Students can find out about internship opportunities on Internhere.com in their chosen career path with the idea that participating employers would offer them jobs after they’ve graduated, he said.
“This initiative is going to be more important as we roll forward because we can actually see in the demographics shortages of the kind of skilled workers to fill the jobs that folks will be leaving as they retire,” he said.
Like Brennan, Jeffrey Ciuffreda, president of the Affiliated Chambers of Commerce of Greater Springfield, said one of the big challenges for the Valley in retaining current businesses is making sure their workforce needs are being met by the local high school and college educational systems.
That is critical because the region faces an aging workforce — baby boomers will be retiring in the next 15 to 20 years — and there may not be enough workers with the right tools to meet the demands of higher skilled jobs, he said.
“The challenge, for example, on the manufacturing and precision machining sides, is that we have to do a little bit better job in explaining what those jobs are to students to get them interested,” he said. “They need to know that these are good-paying jobs and that they can live and raise a family here.”
Over the last couple of years, organizations like the PVPC and EDC have been involved in efforts to identify where economic development efforts can be most effective.
The Pioneer Valley Growth Business Study, which was prepared by the University of Massachusetts Donahue Institute on behalf of seven local economic development-related organizations, came out last year.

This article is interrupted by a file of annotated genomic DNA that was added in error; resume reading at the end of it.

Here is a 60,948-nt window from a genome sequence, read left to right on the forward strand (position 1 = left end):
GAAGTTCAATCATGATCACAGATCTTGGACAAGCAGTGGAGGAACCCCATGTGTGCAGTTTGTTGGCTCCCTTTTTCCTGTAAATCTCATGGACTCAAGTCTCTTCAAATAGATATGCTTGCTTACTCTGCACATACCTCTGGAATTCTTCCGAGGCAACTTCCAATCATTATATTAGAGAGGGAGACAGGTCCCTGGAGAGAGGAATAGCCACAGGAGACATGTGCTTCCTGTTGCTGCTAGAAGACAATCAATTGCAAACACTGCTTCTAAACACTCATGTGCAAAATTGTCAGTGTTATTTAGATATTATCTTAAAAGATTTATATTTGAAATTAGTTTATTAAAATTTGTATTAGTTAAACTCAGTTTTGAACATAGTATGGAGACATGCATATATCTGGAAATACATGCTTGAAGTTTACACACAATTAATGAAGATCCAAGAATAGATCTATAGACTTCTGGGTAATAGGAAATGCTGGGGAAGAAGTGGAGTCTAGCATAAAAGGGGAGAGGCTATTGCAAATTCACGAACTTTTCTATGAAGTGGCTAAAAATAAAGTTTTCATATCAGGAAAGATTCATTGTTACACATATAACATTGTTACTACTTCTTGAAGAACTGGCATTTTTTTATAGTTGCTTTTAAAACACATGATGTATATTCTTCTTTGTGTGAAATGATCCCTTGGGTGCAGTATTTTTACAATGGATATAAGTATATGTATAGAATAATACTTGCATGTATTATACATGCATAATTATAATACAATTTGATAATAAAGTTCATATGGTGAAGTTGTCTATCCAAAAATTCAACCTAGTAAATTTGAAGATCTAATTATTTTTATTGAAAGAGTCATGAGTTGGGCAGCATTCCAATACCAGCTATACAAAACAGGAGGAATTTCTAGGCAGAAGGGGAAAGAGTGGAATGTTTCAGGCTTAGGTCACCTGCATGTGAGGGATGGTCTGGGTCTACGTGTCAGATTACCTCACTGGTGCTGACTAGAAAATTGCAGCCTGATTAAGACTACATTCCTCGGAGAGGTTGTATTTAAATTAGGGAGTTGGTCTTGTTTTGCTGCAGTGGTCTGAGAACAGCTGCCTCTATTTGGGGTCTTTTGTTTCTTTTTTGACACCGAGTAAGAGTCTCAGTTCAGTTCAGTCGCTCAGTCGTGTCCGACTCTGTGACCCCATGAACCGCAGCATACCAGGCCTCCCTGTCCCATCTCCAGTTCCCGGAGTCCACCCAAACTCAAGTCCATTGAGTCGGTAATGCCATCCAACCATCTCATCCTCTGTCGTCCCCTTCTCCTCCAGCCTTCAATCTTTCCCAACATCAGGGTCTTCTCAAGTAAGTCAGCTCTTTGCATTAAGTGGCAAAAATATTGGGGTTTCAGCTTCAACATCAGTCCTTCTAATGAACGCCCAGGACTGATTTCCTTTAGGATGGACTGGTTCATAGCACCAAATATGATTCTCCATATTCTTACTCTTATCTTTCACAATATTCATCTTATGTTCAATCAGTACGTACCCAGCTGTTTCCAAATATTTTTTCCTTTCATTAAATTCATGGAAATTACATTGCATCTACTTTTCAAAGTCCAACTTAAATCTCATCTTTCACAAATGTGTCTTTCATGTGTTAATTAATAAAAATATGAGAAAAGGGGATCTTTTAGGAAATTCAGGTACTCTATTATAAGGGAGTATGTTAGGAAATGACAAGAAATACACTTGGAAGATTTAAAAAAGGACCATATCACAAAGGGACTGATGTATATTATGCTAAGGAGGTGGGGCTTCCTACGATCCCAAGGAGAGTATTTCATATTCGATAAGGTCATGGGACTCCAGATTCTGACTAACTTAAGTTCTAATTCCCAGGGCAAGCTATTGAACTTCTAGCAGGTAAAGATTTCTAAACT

Today, those local economic development groups are following up on the information garnered from the report, which aimed to improve the understanding of what businesses in the region need in order to grow and be successful, Brennan said.
“We were looking to see what businesses would tell us about problems they faced. At the top of the list were business costs for things like real estate, taxes, energy, labor itself and shortages of skilled labor,” he said.
The report also shared some positive developments that bode well for growth, including that the Valley is a strong region in which to innovate new products and services, Brennan said.
“The businesses also felt that there was strong management capability inside the region in terms of running firms and access to new infrastructure, such as high speed broadband, which has become an essential of the business proposition,” he said.
“One of the first things that site selectors look at is not a tax break, not land, but the talent pool, its size and skill level. It’s all about forging connections.”
Tim Brennan, Pioneer Valley Planning Commission
In the next several months, data collection and qualitative research will be assembled for use. It will be translated into projects municipalities, nonprofit organizations and for-profit groups can collaborate on. The goal is to represent Hampshire County’s interests more effectively